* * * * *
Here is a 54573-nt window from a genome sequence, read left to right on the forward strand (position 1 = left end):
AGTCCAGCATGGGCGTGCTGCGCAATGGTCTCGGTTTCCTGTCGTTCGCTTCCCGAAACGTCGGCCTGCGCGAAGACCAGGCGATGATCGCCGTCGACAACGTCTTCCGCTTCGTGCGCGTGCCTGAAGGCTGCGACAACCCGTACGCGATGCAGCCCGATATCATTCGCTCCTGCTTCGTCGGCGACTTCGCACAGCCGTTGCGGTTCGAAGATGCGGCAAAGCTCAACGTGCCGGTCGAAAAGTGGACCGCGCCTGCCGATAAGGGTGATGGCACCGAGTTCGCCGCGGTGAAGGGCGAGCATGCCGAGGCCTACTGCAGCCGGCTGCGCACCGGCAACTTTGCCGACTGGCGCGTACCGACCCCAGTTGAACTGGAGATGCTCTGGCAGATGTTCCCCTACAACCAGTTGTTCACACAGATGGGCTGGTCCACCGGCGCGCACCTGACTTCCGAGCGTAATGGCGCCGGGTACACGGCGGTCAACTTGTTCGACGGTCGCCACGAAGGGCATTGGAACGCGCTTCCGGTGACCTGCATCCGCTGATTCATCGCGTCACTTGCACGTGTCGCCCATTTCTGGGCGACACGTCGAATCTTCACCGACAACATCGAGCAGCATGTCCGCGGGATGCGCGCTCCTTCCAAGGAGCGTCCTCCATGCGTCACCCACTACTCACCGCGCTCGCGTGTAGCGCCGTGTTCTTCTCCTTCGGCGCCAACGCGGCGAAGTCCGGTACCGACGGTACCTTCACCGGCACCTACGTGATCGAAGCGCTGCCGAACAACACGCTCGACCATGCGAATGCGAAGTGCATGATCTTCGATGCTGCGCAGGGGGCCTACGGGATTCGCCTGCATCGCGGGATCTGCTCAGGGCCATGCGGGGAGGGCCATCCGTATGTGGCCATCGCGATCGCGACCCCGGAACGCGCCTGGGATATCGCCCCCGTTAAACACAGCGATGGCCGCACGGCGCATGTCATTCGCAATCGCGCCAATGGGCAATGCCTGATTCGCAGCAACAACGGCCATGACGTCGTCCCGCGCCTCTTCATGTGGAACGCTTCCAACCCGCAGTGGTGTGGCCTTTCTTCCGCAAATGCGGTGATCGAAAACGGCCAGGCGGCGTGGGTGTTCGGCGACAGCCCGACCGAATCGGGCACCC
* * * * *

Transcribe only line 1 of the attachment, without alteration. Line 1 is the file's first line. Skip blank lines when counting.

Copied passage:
Here is a 54573-nt window from a genome sequence, read left to right on the forward strand (position 1 = left end):